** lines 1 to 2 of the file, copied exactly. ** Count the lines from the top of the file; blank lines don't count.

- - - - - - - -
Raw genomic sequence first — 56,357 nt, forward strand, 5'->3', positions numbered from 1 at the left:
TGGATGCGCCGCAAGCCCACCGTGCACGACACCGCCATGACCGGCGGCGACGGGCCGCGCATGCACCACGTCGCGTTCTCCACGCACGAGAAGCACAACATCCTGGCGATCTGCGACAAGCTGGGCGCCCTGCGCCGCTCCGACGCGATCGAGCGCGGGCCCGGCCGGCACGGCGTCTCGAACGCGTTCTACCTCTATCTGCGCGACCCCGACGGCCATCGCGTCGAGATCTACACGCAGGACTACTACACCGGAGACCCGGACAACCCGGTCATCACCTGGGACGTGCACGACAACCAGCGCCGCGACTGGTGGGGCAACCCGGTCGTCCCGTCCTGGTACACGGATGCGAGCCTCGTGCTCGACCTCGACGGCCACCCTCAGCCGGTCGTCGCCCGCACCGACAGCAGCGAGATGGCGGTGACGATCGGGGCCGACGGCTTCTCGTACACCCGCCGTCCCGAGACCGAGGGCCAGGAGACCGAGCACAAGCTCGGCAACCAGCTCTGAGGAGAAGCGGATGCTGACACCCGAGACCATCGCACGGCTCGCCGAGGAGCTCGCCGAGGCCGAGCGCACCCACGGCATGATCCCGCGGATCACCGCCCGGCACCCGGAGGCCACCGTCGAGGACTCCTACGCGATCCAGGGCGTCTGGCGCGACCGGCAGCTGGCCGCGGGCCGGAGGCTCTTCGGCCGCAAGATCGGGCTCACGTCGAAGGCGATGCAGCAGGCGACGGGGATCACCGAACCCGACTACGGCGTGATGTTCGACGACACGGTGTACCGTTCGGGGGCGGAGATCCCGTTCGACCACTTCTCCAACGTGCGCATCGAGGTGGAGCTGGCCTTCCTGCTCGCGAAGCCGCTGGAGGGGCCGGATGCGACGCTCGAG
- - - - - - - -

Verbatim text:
Raw genomic sequence first — 56,357 nt, forward strand, 5'->3', positions numbered from 1 at the left:
TGGATGCGCCGCAAGCCCACCGTGCACGACACCGCCATGACCGGCGGCGACGGGCCGCGCATGCACCACGTCGCGTTCTCCACGCACGAGAAGCACAACATCCTGGCGATCTGCGACAAGCTGGGCGCCCTGCGCCGCTCCGACGCGATCGAGCGCGGGCCCGGCCGGCACGGCGTCTCGAACGCGTTCTACCTCTATCTGCGCGACCCCGACGGCCATCGCGTCGAGATCTACACGCAGGACTACTACACCGGAGACCCGGACAACCCGGTCATCACCTGGGACGTGCACGACAACCAGCGCCGCGACTGGTGGGGCAACCCGGTCGTCCCGTCCTGGTACACGGATGCGAGCCTCGTGCTCGACCTCGACGGCCACCCTCAGCCGGTCGTCGCCCGCACCGACAGCAGCGAGATGGCGGTGACGATCGGGGCCGACGGCTTCTCGTACACCCGCCGTCCCGAGACCGAGGGCCAGGAGACCGAGCACAAGCTCGGCAACCAGCTCTGAGGAGAAGCGGATGCTGACACCCGAGACCATCGCACGGCTCGCCGAGGAGCTCGCCGAGGCCGAGCGCACCCACGGCATGATCCCGCGGATCACCGCCCGGCACCCGGAGGCCACCGTCGAGGACTCCTACGCGATCCAGGGCGTCTGGCGCGACCGGCAGCTGGCCGCGGGCCGGAGGCTCTTCGGCCGCAAGATCGGGCTCACGTCGAAGGCGATGCAGCAGGCGACGGGGATCACCGAACCCGACTACGGCGTGATGTTCGACGACACGGTGTACCGTTCGGGGGCGGAGATCCCGTTCGACCACTTCTCCAACGTGCGCATCGAGGTGGAGCTGGCCTTCCTGCTCGCGAAGCCGCTGGAGGGGCCGGATGCGACGCTCGAG